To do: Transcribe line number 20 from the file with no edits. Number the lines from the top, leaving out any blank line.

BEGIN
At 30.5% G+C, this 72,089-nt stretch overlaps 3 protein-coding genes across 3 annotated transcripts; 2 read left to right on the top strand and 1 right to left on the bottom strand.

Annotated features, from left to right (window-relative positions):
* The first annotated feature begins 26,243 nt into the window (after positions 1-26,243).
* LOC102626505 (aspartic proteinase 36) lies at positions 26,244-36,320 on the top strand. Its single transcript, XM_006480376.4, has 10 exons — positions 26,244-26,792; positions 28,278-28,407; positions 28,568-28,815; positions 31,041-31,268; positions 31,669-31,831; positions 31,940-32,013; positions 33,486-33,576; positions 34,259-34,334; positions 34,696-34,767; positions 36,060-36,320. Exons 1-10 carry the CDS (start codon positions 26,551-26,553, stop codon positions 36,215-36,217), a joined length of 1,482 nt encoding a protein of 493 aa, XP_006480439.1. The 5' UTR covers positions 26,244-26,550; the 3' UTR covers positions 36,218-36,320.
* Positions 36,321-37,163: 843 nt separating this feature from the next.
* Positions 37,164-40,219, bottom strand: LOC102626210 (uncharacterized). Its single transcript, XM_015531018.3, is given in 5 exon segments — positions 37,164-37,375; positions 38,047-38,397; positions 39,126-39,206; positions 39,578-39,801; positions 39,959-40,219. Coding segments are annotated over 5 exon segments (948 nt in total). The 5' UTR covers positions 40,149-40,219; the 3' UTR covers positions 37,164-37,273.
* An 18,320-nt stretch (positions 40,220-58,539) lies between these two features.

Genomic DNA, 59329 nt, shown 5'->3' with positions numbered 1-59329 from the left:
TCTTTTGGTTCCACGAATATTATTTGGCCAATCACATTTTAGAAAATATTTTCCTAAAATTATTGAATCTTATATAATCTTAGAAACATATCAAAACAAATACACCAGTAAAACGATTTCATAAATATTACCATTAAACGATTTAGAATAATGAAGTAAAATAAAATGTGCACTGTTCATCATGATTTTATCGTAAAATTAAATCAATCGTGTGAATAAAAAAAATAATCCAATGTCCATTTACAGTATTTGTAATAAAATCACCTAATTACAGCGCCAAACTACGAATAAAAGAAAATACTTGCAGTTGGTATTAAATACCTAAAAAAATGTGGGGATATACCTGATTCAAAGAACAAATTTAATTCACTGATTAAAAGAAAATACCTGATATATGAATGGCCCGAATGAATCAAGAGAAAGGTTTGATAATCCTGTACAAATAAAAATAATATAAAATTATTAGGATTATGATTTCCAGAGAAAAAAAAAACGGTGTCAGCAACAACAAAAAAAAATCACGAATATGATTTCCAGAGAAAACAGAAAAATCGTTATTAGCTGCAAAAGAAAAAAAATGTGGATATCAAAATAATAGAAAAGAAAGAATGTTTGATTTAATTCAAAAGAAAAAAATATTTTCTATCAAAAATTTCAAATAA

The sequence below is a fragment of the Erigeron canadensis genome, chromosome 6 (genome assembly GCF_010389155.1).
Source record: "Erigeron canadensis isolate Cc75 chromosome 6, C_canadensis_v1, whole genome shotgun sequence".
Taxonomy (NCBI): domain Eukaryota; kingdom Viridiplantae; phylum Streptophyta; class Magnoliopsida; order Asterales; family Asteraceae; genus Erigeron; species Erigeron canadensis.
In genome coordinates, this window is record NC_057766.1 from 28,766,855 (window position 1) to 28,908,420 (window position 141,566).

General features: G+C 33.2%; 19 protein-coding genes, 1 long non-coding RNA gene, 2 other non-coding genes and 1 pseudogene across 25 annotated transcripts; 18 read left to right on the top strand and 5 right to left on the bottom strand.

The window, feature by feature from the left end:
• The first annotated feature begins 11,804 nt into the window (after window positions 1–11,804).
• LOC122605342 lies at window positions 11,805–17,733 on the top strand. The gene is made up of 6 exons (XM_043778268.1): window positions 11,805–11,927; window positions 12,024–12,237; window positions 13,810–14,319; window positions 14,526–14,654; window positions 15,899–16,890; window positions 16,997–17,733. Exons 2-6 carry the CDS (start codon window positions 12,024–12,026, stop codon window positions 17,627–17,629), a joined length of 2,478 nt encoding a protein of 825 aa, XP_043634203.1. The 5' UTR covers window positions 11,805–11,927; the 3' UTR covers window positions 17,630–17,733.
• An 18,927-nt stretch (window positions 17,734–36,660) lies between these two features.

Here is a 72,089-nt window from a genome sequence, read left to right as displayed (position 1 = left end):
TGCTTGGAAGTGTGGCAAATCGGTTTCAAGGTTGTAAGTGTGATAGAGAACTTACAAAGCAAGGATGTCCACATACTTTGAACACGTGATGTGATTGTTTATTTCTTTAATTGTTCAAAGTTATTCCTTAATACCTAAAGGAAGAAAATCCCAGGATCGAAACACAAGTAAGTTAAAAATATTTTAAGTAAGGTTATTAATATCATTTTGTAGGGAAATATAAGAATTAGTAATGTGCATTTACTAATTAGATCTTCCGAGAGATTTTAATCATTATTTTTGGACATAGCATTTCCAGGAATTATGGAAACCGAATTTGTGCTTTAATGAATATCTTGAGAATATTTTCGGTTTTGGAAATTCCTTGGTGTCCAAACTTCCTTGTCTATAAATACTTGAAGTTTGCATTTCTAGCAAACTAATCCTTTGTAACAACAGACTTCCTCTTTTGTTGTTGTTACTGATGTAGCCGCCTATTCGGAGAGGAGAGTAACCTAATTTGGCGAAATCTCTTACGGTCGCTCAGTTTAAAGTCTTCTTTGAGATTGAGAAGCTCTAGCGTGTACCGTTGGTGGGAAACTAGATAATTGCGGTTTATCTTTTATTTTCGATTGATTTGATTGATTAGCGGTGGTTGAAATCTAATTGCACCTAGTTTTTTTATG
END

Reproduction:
TGCTTGGAAGTGTGGCAAATCGGTTTCAAGGTTGTAAGTGTGATAGAGAACTTACAAAGCAAGGATGTCCACATACTTTGAACACGTGATGTGATTGTTTATTTCTTTAATTGTTCAAAGTTATTCCTTAATACCTAAAGGAAGAAAATCCCAGGATCGAAACACAAGTAAGTTAAAAATATTTTAAGTAAGGTTATTAATATCATTTTGTAGGGAAATATAAGAATTAGTAATGTGCATTTACTAATTAGATCTTCCGAGAGATTTTAATCATTATTTTTGGACATAGCATTTCCAGGAATTATGGAAACCGAATTTGTGCTTTAATGAATATCTTGAGAATATTTTCGGTTTTGGAAATTCCTTGGTGTCCAAACTTCCTTGTCTATAAATACTTGAAGTTTGCATTTCTAGCAAACTAATCCTTTGTAACAACAGACTTCCTCTTTTGTTGTTGTTACTGATGTAGCCGCCTATTCGGAGAGGAGAGTAACCTAATTTGGCGAAATCTCTTACGGTCGCTCAGTTTAAAGTCTTCTTTGAGATTGAGAAGCTCTAGCGTGTACCGTTGGTGGGAAACTAGATAATTGCGGTTTATCTTTTATTTTCGATTGATTTGATTGATTAGCGGTGGTTGAAATCTAATTGCACCTAGTTTTTTTATG